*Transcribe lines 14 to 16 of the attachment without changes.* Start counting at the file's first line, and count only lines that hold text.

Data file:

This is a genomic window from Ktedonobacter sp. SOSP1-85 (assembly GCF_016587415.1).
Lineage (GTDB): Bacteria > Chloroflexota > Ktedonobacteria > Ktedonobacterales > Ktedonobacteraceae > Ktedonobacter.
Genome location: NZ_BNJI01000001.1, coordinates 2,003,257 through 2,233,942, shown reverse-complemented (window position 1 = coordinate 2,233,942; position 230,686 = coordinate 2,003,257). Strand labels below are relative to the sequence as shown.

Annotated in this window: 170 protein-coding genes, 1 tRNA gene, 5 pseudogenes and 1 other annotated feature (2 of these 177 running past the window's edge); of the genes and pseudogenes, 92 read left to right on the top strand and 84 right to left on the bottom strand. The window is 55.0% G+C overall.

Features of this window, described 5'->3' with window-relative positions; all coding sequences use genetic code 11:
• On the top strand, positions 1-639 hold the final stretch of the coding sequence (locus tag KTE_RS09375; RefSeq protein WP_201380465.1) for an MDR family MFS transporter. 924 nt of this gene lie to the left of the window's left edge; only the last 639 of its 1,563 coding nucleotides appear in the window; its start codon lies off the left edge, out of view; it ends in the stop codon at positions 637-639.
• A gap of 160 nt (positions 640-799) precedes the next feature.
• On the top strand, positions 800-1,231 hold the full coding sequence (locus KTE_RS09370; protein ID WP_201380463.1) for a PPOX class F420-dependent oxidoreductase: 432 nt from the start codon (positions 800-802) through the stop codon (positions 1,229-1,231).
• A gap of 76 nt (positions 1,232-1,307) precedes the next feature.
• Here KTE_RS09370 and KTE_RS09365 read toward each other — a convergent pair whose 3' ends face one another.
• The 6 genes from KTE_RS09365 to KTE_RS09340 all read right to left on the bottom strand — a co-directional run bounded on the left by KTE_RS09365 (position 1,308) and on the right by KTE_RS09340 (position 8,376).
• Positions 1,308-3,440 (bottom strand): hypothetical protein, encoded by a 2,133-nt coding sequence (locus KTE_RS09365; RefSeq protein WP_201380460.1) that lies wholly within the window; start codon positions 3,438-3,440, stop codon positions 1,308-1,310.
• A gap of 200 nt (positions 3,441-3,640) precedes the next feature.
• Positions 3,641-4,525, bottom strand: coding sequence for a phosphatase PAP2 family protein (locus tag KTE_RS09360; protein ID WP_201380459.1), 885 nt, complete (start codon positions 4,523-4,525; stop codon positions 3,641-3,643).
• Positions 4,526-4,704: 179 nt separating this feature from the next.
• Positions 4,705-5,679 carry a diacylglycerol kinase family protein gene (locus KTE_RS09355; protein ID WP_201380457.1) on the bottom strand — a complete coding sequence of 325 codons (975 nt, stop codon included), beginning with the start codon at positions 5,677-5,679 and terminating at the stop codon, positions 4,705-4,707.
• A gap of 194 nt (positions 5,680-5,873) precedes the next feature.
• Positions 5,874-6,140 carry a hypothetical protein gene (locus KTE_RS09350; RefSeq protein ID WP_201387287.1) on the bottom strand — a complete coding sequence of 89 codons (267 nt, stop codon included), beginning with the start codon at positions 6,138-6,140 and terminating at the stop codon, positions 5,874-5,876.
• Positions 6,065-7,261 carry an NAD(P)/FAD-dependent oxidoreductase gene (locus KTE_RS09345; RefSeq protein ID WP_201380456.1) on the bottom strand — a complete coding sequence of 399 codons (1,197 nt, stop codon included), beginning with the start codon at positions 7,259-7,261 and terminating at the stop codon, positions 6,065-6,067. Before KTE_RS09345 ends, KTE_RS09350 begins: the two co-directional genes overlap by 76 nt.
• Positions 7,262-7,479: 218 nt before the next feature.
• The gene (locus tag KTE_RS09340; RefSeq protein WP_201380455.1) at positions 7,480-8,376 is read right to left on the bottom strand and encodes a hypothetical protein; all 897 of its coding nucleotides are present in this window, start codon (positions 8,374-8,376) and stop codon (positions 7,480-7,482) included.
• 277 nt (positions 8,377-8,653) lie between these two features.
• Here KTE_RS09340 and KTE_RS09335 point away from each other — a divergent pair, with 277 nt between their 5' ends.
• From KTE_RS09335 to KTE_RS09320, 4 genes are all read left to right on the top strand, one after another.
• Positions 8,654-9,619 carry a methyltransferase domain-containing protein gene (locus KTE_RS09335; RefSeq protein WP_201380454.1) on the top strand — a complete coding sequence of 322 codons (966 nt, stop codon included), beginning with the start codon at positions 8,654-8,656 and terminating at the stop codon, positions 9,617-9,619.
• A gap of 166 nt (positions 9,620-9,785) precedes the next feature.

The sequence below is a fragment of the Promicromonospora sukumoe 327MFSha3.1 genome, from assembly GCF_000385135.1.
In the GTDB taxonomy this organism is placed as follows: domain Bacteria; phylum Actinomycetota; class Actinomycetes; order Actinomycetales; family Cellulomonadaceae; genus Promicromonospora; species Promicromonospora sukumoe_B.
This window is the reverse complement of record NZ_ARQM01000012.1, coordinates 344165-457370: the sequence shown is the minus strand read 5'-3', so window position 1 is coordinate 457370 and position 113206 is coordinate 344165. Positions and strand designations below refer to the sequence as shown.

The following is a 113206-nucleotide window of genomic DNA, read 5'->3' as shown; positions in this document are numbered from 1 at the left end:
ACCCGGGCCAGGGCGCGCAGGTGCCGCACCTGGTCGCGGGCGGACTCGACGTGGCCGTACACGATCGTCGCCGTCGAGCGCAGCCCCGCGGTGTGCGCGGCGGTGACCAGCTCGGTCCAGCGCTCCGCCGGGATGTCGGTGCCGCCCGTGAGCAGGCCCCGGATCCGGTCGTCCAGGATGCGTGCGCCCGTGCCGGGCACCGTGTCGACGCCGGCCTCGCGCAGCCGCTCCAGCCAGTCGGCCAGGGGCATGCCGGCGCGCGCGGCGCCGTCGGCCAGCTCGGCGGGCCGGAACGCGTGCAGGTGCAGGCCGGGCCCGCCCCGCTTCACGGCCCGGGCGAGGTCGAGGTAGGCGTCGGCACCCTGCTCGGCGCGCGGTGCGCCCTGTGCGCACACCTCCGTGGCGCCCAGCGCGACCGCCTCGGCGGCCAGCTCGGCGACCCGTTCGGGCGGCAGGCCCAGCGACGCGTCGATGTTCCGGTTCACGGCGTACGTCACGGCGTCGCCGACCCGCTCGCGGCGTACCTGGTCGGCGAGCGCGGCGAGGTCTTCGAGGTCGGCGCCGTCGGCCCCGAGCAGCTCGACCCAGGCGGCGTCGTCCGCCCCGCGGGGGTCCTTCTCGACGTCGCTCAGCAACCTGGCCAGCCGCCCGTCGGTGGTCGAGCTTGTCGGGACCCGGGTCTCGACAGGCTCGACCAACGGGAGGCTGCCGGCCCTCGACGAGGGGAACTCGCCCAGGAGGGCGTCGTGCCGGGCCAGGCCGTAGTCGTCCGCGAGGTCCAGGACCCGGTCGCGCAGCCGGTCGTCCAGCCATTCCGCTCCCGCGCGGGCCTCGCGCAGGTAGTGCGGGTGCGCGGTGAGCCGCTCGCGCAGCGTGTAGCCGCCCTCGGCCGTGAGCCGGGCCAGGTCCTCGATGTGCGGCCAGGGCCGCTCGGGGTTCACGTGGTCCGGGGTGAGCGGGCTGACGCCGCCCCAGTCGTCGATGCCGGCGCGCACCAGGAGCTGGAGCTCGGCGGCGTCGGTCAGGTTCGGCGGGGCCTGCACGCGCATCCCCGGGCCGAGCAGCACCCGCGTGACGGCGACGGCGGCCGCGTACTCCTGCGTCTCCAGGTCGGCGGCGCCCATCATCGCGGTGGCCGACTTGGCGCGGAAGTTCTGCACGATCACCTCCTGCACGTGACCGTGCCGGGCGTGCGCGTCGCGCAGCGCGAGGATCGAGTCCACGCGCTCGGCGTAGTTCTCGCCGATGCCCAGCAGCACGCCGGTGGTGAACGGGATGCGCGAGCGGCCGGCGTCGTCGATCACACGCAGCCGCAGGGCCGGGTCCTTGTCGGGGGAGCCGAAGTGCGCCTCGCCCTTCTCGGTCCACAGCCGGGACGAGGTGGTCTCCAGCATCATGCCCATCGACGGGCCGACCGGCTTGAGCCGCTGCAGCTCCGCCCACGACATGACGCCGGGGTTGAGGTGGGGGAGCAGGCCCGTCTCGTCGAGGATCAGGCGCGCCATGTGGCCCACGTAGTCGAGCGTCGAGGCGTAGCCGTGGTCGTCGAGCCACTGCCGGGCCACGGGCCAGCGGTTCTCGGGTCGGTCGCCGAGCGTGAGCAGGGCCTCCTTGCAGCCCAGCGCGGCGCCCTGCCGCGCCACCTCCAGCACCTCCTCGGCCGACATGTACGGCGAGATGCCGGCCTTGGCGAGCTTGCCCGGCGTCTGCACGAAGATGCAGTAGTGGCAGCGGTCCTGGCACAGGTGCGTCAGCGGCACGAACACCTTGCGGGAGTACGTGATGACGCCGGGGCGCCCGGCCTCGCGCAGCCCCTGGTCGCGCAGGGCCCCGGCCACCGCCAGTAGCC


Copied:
• Positions 3,641-4,525, bottom strand: coding sequence for a phosphatase PAP2 family protein (locus tag KTE_RS09360; protein ID WP_201380459.1), 885 nt, complete (start codon positions 4,523-4,525; stop codon positions 3,641-3,643).
• Positions 4,526-4,704: 179 nt separating this feature from the next.
• Positions 4,705-5,679 carry a diacylglycerol kinase family protein gene (locus KTE_RS09355; protein ID WP_201380457.1) on the bottom strand — a complete coding sequence of 325 codons (975 nt, stop codon included), beginning with the start codon at positions 5,677-5,679 and terminating at the stop codon, positions 4,705-4,707.